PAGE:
Further information about the content of these datasets can be found in individual data catalogues and a user guide, published on the MoJ Data First webpage.
The aim of the Evaluation Fellowships is to establish whether different policies and practices within the justice system are effective in delivering intended outcomes of reducing reoffending, protecting the public and delivering swift access to justice. Evaluation Fellows will help to fill vital evidence gaps, including those outlined in the MoJ Areas of Research Interest 2020 and contribute to better evidence-based policy across the justice system.
Fellows will work alongside MoJ teams to co-design the evaluation programme, and identify the most policy-relevant, timely and impactful evaluations that are feasible with the data.
Examples of areas that the Evaluation Fellows could focus on to inform policy and practice include:
Criminal justice: looking at the frequency of reappearance and reconviction before the criminal courts for specific groups of offenders who differ in a key outcome (such as sentencing, custody, or post-custody supervision) because of legislative, policy or practice changes. Fellows could also explore strategic crime prevention priorities – looking at the impact on reoffending of different sentencing outcomes for high-frequency recurrent offences, such as burglary and vehicle crime.
Family law: exploring the impact of changes to processes, practices or policy (for example, the introduction of ‘no-fault’ divorce or the implementation of a 26-week timeframe for public law cases) on volume, cost and return rate of cases through the family courts.
Civil law: assessing the impact of recent changes in housing law, such as legislation preventing bailiff enforcement of evictions during the pandemic in England, on the numbers of orders made and enforced.
Court reform: evaluating an aspect of the complex and wide-ranging HMCTS court reform programme (for example, the impact of digital services on access to justice), in line with the HMCTS Reform Evaluation Framework.
The Fellowships align with the UK government’s National Data Strategy to transform the government’s use of data – including unlocking the potential of linked administrative data – to understand the impact of services and make improvements that benefit service users.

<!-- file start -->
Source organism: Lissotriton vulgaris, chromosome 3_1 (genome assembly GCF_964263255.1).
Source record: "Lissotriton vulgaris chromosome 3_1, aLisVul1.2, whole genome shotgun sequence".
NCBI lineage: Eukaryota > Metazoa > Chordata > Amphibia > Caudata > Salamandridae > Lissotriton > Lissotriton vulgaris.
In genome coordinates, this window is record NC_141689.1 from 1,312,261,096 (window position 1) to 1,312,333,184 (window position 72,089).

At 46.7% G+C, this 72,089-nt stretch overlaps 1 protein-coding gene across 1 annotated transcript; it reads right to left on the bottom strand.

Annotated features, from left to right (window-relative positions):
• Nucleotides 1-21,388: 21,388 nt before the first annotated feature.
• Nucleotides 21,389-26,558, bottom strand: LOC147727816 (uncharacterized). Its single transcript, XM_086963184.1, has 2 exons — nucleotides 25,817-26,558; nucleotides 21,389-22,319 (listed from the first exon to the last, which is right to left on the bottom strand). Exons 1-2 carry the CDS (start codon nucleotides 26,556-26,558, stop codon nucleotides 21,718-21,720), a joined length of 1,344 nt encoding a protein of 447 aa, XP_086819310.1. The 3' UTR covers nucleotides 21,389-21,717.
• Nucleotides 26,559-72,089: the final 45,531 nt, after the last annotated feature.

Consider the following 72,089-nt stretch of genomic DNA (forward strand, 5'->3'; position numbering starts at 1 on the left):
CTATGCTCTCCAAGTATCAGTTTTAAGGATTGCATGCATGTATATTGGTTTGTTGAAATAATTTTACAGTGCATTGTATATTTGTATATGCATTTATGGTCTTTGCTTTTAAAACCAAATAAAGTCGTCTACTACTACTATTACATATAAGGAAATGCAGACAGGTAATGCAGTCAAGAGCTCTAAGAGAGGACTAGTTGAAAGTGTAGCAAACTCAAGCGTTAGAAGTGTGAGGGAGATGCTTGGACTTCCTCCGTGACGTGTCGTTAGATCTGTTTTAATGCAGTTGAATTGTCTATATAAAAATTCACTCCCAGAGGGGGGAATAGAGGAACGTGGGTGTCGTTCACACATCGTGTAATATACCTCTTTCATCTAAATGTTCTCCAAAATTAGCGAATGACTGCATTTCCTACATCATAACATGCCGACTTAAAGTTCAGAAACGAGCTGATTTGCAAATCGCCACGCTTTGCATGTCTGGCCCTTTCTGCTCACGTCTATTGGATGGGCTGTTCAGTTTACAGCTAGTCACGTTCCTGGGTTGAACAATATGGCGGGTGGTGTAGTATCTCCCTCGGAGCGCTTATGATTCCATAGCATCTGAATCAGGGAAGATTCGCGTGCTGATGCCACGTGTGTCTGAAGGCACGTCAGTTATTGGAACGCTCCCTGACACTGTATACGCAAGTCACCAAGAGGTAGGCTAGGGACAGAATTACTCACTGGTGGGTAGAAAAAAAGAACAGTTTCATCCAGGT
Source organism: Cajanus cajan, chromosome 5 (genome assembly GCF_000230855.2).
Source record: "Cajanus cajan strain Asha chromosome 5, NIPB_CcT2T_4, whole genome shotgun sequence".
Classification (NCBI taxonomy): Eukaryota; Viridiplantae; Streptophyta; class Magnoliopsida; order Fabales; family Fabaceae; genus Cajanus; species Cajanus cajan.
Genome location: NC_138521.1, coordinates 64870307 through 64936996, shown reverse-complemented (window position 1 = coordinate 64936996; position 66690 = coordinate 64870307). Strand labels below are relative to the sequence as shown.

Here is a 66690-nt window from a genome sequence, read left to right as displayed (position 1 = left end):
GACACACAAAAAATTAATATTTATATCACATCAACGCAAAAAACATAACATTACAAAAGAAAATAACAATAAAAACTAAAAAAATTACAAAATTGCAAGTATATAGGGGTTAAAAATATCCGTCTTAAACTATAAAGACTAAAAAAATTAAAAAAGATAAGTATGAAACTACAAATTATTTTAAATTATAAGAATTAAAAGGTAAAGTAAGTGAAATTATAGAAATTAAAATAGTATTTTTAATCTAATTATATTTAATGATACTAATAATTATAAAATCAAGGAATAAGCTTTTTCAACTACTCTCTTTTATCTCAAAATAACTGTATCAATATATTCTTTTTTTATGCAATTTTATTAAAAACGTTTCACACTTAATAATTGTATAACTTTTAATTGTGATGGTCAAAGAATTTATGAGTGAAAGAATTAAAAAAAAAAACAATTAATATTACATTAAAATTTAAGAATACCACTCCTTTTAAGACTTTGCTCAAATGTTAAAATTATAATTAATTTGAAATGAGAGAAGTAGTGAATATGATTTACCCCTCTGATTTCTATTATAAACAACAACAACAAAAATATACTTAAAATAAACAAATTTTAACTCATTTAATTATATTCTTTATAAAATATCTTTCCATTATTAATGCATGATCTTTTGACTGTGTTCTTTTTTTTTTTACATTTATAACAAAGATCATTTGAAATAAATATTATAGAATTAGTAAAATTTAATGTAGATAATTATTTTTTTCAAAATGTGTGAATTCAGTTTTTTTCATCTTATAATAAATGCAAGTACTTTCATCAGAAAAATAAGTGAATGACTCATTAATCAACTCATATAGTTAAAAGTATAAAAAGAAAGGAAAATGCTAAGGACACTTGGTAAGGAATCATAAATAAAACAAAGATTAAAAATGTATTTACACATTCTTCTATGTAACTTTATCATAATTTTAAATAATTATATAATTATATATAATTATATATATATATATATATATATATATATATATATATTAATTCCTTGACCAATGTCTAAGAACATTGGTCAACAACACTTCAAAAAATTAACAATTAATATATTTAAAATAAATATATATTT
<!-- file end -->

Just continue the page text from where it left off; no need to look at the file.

Eligibility and applications
Proposals are welcome from individual researchers from eligible research organisations.
Check if you are eligible to apply for research and innovation funding.
Read ESRC’s research funding guide.
Researchers on fixed term contracts will be eligible to apply if their institutions are willing to extend their contracts to cover the period of the fellowship.
We will be looking for demonstrable experience of working with large datasets coupled with a willingness to engage with other researchers across the ADR UK partnership, as well as policymakers.
Experience in the justice space or using justice administrative data is not essential. We will be looking for the ability to apply relevant skills and experience to these datasets.
You will need to become an accredited researcher of the Office for National Statistics Secure Research Service (ONS SRS) or have completed one of the safe researcher trainings. Read the safe researcher training list.
Successful applicants will need to have their project approved by data owners and through the UK Statistics Authority’s Research Accreditation Panel.
Joint applications are not permitted for this opportunity. However, applications can still include mentorship and research assistance where necessary. You should be the one to use and lead on the analysis of the dataset(s).
Letters of support from other organisations, both academic and non-academic, are also welcomed, as we are keen to ensure that research is relevant and well-received.
This opportunity is open on a job share or job splitting basis. We are open to applications on a part-time basis and welcome applications for proposed job shares.
If your application is linked to another applicant as a proposed job share, please state this in your case for support and set out your proposed arrangements.
If your application is on a part-time basis, our assessment panel and colleagues at the Ministry of Justice (MoJ) will look to match you with another part-time applicant on a job-share basis.
We have a minimum time commitment of 0.5 FTE (full-time equivalent) for the core implementation phase for each job share partner. We do not have minimum time commitments for the scoping and impact phases. When combined, the time commitment from job share partners should not exceed 1 FTE.